The city that supplies 80% of the country’s mined opal can be found in the Flinders Ranges. The town is called Coober Pedy – the opal capital of the world. It is 846 km north of Adelaide and home to 3,500 residents of various ethnicities. Accordingly, the site had few inhabitants before the discovery of opal. Despite the increasingly hot temperatures, the city’s migrants have held on to their Flinders Ranges residences in hopes of finding fortune in the opal mines. Excavations began as early as 1915 when a four-year-old boy found an opal in the area. Today, opal mining is still ongoing and old mining sites are given great importance. Three pioneer mining sites can be found, The Old Timer’s Mine, Fayre’s Underground Home and Opal Mine, and the Umuna Opal Mine and Museum.
Old Timers Mine was founded in 1916. It is one of the attractions of the Flinders Ranges which has become one of the top tourist attractions in South Australia. The museum tells a lot about the early mining area of the place. It displays the miners’ underground houses, information gallery and collection of opal jewelry. Galleries show how pioneer miners struggled to drill down for opal. There were sculptures of pioneer miners doing specific tasks. Among the old miners sculpted are Jim O’Neill, George Burford, Ben Mohr, Mick O’Reilly, Bob Trow, Carl Wills, Ron Gough and Minnie Berrington. The place houses the gallery of Ron Goff who gave birth to opal mining in the town. A variety of opal mined from the site appears such as seam gray opal, horizontal pockets of crystal opal, pockets of rot and color left by old miners, and opalized sea shells. One can also see hand-dug walls using hand-made shafts, old digging tools, dirt or rubble, and backfilled shafts. The museum also houses the ancient tools that were used in mining such as bull buckets, mine ventilation windsocks and windlass. The museum also has an opal shop for tourists who want to buy souvenirs.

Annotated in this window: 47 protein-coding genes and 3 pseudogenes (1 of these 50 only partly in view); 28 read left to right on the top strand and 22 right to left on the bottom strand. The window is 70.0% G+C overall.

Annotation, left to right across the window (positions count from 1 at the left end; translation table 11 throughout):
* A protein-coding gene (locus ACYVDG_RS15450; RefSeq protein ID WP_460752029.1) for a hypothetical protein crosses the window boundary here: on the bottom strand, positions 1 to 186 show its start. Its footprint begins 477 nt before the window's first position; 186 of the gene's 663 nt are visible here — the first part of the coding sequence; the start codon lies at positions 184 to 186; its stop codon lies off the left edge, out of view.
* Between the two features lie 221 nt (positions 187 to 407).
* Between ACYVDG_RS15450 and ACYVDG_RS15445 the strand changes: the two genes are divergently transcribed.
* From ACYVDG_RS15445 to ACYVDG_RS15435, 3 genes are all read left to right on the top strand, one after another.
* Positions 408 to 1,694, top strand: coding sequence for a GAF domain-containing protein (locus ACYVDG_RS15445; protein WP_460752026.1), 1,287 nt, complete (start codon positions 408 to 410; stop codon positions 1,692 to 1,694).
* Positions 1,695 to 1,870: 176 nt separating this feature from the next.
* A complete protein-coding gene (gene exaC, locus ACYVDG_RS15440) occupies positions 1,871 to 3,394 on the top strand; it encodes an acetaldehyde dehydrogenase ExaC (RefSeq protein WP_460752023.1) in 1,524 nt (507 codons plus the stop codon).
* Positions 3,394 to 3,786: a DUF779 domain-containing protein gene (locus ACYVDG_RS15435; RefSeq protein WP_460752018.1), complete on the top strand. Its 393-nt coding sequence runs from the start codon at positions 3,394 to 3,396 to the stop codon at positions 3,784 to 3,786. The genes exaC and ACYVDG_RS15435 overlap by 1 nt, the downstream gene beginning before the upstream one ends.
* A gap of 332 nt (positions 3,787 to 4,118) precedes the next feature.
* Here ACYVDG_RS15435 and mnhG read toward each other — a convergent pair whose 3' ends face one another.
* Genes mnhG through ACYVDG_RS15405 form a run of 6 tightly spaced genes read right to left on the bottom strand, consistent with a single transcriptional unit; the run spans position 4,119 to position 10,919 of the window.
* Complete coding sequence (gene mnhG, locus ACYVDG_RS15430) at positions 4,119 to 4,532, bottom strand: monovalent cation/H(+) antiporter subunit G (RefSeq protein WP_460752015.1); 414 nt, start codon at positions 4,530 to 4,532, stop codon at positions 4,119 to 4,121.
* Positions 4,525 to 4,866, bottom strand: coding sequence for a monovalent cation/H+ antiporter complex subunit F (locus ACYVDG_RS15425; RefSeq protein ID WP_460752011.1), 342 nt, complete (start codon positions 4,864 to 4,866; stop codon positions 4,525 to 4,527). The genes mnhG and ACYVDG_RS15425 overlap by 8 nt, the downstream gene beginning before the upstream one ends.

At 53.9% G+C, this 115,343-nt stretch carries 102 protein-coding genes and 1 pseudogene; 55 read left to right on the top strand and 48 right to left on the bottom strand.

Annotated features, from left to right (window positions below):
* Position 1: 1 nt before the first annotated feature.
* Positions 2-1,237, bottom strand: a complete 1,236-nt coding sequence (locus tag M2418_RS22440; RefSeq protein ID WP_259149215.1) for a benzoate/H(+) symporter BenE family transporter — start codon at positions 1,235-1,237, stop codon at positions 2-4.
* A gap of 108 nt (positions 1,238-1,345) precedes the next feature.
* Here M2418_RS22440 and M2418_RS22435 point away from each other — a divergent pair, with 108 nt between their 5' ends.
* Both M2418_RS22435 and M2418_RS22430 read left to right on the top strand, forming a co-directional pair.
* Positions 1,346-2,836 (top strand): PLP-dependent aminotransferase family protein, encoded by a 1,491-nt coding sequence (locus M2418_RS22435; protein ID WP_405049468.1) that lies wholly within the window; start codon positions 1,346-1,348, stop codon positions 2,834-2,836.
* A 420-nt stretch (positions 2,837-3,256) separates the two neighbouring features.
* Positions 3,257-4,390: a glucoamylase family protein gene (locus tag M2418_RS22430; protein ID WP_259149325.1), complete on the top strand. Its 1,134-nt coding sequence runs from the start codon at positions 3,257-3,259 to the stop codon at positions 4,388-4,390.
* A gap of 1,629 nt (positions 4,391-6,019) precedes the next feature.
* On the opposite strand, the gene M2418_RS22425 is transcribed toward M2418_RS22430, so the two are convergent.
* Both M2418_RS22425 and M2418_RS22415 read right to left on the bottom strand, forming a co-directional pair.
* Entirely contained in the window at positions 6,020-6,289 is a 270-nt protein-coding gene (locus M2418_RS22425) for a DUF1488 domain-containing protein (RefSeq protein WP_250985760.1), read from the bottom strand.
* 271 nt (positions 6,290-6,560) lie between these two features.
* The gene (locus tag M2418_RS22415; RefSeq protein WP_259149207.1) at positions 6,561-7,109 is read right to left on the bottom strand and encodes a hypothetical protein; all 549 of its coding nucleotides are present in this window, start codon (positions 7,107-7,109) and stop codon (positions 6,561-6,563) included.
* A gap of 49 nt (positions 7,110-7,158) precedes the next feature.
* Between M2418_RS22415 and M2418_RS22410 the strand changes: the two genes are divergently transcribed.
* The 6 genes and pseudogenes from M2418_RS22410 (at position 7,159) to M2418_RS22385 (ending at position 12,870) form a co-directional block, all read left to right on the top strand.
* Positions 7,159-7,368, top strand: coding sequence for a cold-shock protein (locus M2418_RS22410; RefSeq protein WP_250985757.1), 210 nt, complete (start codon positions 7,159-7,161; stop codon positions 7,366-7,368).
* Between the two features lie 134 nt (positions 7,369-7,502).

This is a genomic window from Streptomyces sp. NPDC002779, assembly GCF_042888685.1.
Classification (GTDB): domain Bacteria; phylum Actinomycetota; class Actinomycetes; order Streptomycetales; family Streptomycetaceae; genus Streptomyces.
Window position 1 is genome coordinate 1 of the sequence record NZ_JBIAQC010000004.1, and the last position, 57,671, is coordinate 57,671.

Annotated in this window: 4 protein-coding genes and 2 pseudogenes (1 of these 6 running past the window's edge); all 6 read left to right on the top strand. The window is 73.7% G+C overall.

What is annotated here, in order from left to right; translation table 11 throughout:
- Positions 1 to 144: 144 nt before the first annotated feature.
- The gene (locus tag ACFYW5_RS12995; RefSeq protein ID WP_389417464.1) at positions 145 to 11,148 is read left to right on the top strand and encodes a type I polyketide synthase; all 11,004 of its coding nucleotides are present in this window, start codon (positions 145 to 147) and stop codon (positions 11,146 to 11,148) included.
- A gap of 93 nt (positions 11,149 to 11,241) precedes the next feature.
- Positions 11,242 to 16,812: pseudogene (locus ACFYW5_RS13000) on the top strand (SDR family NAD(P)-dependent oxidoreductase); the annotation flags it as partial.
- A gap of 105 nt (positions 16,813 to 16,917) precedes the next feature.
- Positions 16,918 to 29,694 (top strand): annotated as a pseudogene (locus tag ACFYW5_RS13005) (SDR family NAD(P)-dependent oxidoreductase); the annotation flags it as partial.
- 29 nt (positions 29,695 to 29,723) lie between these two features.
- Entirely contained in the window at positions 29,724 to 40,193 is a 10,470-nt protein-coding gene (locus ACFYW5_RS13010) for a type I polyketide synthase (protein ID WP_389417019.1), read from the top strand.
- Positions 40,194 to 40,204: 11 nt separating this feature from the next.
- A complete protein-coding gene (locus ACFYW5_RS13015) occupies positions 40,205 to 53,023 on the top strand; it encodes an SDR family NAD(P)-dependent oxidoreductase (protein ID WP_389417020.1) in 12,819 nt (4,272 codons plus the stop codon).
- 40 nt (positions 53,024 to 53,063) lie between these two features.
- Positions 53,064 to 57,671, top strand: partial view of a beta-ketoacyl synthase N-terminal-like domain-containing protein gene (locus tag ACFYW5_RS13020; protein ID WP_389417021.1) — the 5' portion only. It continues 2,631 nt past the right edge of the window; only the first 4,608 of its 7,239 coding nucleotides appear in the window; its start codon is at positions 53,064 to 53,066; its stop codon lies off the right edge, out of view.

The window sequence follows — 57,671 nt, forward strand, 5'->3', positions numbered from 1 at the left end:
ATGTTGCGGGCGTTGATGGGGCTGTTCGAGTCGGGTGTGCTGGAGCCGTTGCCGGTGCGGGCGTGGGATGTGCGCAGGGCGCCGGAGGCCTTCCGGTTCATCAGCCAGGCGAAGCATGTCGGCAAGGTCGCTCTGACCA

Adjacent to Old Timers Mine is Faye’s Underground Home and Opal Mine. Initially, it was a small hole resulting from an excavation for an opal mine. It later became a room for mail truck drivers. In 1961, a woman named Faye Nailer who had moved to town as a cook bought the place. He then built the house with the help of two other women. Three women used shovels and chose to expand the house to three bedrooms, kitchen, wine cellar and swimming pool. The room is well ventilated with shafts. There is no need to use air conditioners during the day and heaters during the night as the underground house provides a constant heat of 20-25 degrees. The house is currently run by Colin McClean and his wife. The McCleans open the room to guests.
On Coober Pedy’s main road you’ll find the Umunna Opal Mine and Museum. It showcases opal cutting and polishing, actual underground rooms, fossils from South Australia, a wide range of opal jewelery for sale, postcards and souvenirs. The spot also features a 20-minute documentary on the history of opal mining. Houses dug underground by hand and by machinery are also displayed Also on display are historical photographs of the area. There is also an exhibition of authentic old paintings and artworks by locals.
Be part of Coober Pedy’s opal mining history. Visit the underground museums of the city’s historic opal mining sites. Plus, discover how residents live underground by staying in one of the Flinders Rangers residences built underground.